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My Colander Runneth Over: Sex in the Wine Country

I am sitting here at my laptop, thick curly white-girl ‘fro in a monstrous bun on top of my head and some ridiculous outfit that was an attempt at cuteness and comfort to beat the heat, and I can’t help but wondering… am I the Carrie Bradshaw of Cheese Blogging? I have a fabulous home, more clothes and shoes than I know where to store, go to fabulous events with fabulous food and wine, write a column on my vices, and go through cheeses in an almost episodic rhythm. I am, however, currently going through a little “dry spell” (a.k.a. luxuries like wine and cheese are the first to go during an austerity period) and so my “column” is drying up as well.

What would Carrie do for her hungry New Yorkers longing to read about her sexcapades at a time when there are no men in sight? Write about daily life, other kinds of love, weathering the blues, and good times with friends. One thing that happened when I decided to be a food writer and moved to Napa was that I found the perfect home in Sonoma. In spite of what they tell you in the Craigslist housing section, Sonoma is, indeed, very different from Napa,. Beautiful, yes, but a lot more John Deere than James Beard, if you catch my drift. Nightlife on the Square can’t compare to an evening at Bounty Hunter or Carpe Diem with some girlfriends, but since I don’t have those yet, it’s me and the garden. I am a newly single food geek in a new town, and I am home alone on a Saturday night with my garden. Because this is my first garden, I am often out there with a paintbrush in the early mornings, pollinating my female flowers (basically having sex) in fear of a low yield. Basically, I’m doubting the bees, which is foolish. I’d had my doubts for a handful of cityslicker reasons, but now there is an explosion of color and texture with all sorts of promise. And it all sits just below an enormous Cherry Plum tree, whose generous dumping of hundreds of bite-sized plums per day has taken up my entire freezer for a rainy day project.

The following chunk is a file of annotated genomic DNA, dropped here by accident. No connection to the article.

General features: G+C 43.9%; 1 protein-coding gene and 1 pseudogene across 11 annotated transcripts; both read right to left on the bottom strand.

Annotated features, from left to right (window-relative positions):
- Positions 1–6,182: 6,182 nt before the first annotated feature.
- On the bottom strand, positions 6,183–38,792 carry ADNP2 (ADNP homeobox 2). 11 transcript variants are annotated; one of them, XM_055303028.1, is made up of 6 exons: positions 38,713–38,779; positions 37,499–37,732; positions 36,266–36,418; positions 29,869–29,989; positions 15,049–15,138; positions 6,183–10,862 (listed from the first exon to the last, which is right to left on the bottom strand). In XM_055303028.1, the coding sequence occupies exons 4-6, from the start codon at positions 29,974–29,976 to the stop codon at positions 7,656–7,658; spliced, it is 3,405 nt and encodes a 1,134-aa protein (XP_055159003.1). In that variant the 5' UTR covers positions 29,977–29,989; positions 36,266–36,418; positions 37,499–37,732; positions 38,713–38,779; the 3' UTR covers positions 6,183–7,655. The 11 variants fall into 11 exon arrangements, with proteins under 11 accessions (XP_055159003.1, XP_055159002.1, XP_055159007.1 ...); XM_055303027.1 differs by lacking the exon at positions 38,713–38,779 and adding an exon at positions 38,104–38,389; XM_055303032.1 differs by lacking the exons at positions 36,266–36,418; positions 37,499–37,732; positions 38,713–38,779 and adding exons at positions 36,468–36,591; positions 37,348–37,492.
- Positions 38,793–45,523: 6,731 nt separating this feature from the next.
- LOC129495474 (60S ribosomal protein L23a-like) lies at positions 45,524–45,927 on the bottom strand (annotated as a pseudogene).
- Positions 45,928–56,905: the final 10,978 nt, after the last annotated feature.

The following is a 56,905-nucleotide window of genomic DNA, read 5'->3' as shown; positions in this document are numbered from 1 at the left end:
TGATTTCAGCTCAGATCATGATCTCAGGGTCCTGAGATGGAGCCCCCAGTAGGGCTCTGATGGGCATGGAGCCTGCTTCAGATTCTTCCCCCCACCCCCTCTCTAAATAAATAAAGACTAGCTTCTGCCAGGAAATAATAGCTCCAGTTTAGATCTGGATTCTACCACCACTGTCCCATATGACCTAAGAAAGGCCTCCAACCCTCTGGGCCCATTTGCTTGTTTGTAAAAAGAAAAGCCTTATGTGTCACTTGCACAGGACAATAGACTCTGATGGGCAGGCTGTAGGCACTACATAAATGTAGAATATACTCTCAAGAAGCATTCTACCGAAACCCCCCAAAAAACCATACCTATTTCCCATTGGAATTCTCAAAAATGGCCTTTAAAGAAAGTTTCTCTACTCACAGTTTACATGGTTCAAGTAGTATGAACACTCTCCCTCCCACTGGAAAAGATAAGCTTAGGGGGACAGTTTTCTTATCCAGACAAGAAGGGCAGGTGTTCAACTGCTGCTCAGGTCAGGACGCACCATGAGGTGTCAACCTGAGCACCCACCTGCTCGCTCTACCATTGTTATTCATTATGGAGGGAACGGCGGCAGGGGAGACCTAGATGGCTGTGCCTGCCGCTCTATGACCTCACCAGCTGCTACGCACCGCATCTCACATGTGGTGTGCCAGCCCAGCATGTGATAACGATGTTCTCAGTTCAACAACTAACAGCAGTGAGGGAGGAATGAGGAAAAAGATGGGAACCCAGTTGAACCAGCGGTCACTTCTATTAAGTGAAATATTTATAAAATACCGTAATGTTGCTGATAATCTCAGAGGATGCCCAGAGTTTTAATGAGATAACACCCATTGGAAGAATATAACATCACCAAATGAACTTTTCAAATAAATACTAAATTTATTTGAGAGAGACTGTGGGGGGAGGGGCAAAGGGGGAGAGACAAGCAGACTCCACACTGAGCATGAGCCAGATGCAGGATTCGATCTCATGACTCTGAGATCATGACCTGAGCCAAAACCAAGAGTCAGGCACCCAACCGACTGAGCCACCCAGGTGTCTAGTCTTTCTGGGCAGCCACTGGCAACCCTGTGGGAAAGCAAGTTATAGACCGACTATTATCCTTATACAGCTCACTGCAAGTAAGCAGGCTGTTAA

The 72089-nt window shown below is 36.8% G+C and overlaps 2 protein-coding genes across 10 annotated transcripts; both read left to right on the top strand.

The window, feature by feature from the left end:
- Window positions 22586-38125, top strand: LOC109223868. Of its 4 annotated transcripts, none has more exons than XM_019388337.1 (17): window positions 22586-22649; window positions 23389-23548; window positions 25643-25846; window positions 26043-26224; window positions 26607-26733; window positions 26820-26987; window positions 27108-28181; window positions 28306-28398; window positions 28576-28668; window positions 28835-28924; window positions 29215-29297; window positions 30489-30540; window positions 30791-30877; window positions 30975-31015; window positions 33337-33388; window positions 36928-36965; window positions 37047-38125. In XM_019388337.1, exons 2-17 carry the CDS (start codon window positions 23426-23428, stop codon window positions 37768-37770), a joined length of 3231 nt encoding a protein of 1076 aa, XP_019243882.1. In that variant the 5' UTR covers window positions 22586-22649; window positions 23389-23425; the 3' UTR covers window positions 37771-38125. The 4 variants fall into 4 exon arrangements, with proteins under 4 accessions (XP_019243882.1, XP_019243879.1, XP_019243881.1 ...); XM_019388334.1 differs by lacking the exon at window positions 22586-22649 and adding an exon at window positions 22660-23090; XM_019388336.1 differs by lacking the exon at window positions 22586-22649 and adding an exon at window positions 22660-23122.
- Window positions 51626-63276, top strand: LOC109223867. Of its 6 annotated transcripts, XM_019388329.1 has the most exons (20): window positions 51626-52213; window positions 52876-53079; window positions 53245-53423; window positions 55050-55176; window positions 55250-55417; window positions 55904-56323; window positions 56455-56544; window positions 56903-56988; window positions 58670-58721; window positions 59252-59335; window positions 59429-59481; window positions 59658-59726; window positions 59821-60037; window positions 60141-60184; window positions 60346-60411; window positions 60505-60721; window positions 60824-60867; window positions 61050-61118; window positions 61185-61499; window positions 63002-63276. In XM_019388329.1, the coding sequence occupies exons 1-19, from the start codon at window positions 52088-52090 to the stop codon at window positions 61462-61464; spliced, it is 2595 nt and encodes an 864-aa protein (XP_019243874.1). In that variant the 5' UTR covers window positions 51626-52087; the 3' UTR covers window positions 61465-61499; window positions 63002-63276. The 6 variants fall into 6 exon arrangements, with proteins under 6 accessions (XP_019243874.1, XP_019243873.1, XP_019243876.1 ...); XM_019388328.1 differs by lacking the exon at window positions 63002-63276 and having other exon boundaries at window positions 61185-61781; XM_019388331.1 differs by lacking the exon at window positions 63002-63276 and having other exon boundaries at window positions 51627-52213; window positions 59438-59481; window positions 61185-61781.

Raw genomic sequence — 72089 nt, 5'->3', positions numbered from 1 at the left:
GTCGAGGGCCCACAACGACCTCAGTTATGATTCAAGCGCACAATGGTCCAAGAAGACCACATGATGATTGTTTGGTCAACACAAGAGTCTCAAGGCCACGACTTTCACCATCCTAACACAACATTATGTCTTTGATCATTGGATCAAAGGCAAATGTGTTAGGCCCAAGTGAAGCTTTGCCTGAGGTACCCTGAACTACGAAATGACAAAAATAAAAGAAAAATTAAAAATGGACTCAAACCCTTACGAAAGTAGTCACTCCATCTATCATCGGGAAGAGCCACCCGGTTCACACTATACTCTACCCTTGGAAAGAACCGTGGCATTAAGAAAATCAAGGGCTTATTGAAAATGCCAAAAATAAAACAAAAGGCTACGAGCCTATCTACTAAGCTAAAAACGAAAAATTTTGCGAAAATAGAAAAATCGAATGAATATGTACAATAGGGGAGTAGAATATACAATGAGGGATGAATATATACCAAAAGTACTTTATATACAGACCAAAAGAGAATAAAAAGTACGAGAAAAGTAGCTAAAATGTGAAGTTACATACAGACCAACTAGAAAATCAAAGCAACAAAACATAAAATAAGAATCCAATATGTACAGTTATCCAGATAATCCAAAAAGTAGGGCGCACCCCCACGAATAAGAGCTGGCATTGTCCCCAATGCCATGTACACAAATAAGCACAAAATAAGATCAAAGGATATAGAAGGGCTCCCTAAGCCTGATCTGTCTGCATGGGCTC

Cheeseless and without wine, I fell into my couch tonight in self-pity, only to hear another round of hailing plums befalling the herb bed outside the window. I imagined my basil being pummeled flat and before I knew what I was doing, I was outside collecting the little suckers until my Colander Runneth Over, once again. In a frenzy, I washed the tiny purple bombs and drained them in the sink. There were a ridiculous number more than the ridiculous number I already have. I was just about to add them to the frozen bumper crop when something stopped me with my hand on the freezer handle. Was it the vacuum from the empty cheese compartment of the fridge over my right shoulder that was halting me in my tracks? (This is the part on the show where Carrie is always seen looking perplexed while typing the question, with a cut to the laptop screen itself, and her voiceover…) Was I experiencing the ultimate “cheese freeze?”